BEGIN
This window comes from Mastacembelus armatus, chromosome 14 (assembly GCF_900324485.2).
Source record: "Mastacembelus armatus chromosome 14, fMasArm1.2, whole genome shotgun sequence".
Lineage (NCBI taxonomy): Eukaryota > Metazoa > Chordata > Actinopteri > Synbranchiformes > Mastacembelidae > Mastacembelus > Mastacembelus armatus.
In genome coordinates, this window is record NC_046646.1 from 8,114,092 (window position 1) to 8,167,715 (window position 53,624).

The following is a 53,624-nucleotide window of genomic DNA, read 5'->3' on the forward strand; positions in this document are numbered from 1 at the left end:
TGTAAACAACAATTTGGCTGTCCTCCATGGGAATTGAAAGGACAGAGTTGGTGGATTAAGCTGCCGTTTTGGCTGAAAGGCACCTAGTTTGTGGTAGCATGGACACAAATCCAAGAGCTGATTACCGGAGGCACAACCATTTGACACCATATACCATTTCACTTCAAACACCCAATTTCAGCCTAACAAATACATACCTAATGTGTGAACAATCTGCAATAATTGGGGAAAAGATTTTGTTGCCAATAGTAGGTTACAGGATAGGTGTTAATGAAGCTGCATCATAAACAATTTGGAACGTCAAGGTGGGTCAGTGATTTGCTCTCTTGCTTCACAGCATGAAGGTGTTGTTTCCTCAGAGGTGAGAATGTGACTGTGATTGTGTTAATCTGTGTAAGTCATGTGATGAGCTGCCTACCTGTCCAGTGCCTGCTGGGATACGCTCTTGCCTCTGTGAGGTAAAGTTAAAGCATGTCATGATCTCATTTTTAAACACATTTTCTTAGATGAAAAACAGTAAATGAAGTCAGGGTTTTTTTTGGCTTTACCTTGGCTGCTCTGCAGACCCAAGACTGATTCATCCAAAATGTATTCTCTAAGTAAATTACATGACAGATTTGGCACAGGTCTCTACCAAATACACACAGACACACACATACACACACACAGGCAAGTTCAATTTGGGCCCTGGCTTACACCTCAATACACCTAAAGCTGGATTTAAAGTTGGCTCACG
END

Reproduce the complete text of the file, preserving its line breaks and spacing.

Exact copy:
This window comes from Mastacembelus armatus, chromosome 14 (assembly GCF_900324485.2).
Source record: "Mastacembelus armatus chromosome 14, fMasArm1.2, whole genome shotgun sequence".
Lineage (NCBI taxonomy): Eukaryota > Metazoa > Chordata > Actinopteri > Synbranchiformes > Mastacembelidae > Mastacembelus > Mastacembelus armatus.
In genome coordinates, this window is record NC_046646.1 from 8,114,092 (window position 1) to 8,167,715 (window position 53,624).

The following is a 53,624-nucleotide window of genomic DNA, read 5'->3' on the forward strand; positions in this document are numbered from 1 at the left end:
TGTAAACAACAATTTGGCTGTCCTCCATGGGAATTGAAAGGACAGAGTTGGTGGATTAAGCTGCCGTTTTGGCTGAAAGGCACCTAGTTTGTGGTAGCATGGACACAAATCCAAGAGCTGATTACCGGAGGCACAACCATTTGACACCATATACCATTTCACTTCAAACACCCAATTTCAGCCTAACAAATACATACCTAATGTGTGAACAATCTGCAATAATTGGGGAAAAGATTTTGTTGCCAATAGTAGGTTACAGGATAGGTGTTAATGAAGCTGCATCATAAACAATTTGGAACGTCAAGGTGGGTCAGTGATTTGCTCTCTTGCTTCACAGCATGAAGGTGTTGTTTCCTCAGAGGTGAGAATGTGACTGTGATTGTGTTAATCTGTGTAAGTCATGTGATGAGCTGCCTACCTGTCCAGTGCCTGCTGGGATACGCTCTTGCCTCTGTGAGGTAAAGTTAAAGCATGTCATGATCTCATTTTTAAACACATTTTCTTAGATGAAAAACAGTAAATGAAGTCAGGGTTTTTTTTGGCTTTACCTTGGCTGCTCTGCAGACCCAAGACTGATTCATCCAAAATGTATTCTCTAAGTAAATTACATGACAGATTTGGCACAGGTCTCTACCAAATACACACAGACACACACATACACACACACAGGCAAGTTCAATTTGGGCCCTGGCTTACACCTCAATACACCTAAAGCTGGATTTAAAGTTGGCTCACG